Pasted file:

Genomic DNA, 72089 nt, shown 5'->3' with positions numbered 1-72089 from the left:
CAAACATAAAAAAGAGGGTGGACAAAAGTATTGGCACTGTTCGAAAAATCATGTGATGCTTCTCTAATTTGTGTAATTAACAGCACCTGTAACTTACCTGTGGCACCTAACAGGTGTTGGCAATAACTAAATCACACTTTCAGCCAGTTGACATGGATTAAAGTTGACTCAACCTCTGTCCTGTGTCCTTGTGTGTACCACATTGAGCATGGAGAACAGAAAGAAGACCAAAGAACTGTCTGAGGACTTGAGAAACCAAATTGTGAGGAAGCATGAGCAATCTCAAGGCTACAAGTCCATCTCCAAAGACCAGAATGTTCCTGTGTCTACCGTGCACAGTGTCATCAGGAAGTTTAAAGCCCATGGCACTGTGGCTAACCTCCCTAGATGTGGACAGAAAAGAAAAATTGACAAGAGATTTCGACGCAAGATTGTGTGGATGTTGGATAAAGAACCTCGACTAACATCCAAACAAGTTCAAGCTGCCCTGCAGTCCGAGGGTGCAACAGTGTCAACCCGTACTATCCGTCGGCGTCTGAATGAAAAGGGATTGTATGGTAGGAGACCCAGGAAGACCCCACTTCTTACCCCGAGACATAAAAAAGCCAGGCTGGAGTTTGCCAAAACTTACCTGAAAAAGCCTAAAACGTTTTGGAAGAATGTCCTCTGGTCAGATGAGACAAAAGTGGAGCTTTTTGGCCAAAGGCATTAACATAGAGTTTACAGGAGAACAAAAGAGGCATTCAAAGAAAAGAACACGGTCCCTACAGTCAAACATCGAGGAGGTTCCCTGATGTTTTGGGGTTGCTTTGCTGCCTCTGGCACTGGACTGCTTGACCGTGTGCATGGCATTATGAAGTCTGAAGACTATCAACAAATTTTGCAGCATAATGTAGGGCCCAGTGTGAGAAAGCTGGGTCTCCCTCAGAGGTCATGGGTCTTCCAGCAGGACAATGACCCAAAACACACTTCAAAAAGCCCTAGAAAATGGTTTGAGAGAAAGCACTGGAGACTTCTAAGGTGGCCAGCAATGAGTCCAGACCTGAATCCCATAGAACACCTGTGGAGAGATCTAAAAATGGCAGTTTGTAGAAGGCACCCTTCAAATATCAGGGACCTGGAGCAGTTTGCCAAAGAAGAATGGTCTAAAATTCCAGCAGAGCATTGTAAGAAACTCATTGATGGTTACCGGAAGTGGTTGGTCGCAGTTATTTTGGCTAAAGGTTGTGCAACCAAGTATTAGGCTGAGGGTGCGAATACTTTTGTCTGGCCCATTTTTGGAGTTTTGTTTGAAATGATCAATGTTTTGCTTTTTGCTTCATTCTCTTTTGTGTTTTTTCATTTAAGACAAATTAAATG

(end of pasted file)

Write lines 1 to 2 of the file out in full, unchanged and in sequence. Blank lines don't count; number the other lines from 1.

Genomic DNA, 72089 nt, shown 5'->3' with positions numbered 1-72089 from the left:
CAAACATAAAAAAGAGGGTGGACAAAAGTATTGGCACTGTTCGAAAAATCATGTGATGCTTCTCTAATTTGTGTAATTAACAGCACCTGTAACTTACCTGTGGCACCTAACAGGTGTTGGCAATAACTAAATCACACTTTCAGCCAGTTGACATGGATTAAAGTTGACTCAACCTCTGTCCTGTGTCCTTGTGTGTACCACATTGAGCATGGAGAACAGAAAGAAGACCAAAGAACTGTCTGAGGACTTGAGAAACCAAATTGTGAGGAAGCATGAGCAATCTCAAGGCTACAAGTCCATCTCCAAAGACCAGAATGTTCCTGTGTCTACCGTGCACAGTGTCATCAGGAAGTTTAAAGCCCATGGCACTGTGGCTAACCTCCCTAGATGTGGACAGAAAAGAAAAATTGACAAGAGATTTCGACGCAAGATTGTGTGGATGTTGGATAAAGAACCTCGACTAACATCCAAACAAGTTCAAGCTGCCCTGCAGTCCGAGGGTGCAACAGTGTCAACCCGTACTATCCGTCGGCGTCTGAATGAAAAGGGATTGTATGGTAGGAGACCCAGGAAGACCCCACTTCTTACCCCGAGACATAAAAAAGCCAGGCTGGAGTTTGCCAAAACTTACCTGAAAAAGCCTAAAACGTTTTGGAAGAATGTCCTCTGGTCAGATGAGACAAAAGTGGAGCTTTTTGGCCAAAGGCATTAACATAGAGTTTACAGGAGAACAAAAGAGGCATTCAAAGAAAAGAACACGGTCCCTACAGTCAAACATCGAGGAGGTTCCCTGATGTTTTGGGGTTGCTTTGCTGCCTCTGGCACTGGACTGCTTGACCGTGTGCATGGCATTATGAAGTCTGAAGACTATCAACAAATTTTGCAGCATAATGTAGGGCCCAGTGTGAGAAAGCTGGGTCTCCCTCAGAGGTCATGGGTCTTCCAGCAGGACAATGACCCAAAACACACTTCAAAAAGCCCTAGAAAATGGTTTGAGAGAAAGCACTGGAGACTTCTAAGGTGGCCAGCAATGAGTCCAGACCTGAATCCCATAGAACACCTGTGGAGAGATCTAAAAATGGCAGTTTGTAGAAGGCACCCTTCAAATATCAGGGACCTGGAGCAGTTTGCCAAAGAAGAATGGTCTAAAATTCCAGCAGAGCATTGTAAGAAACTCATTGATGGTTACCGGAAGTGGTTGGTCGCAGTTATTTTGGCTAAAGGTTGTGCAACCAAGTATTAGGCTGAGGGTGCGAATACTTTTGTCTGGCCCATTTTTGGAGTTTTGTTTGAAATGATCAATGTTTTGCTTTTTGCTTCATTCTCTTTTGTGTTTTTTCATTTAAGACAAATTAAATG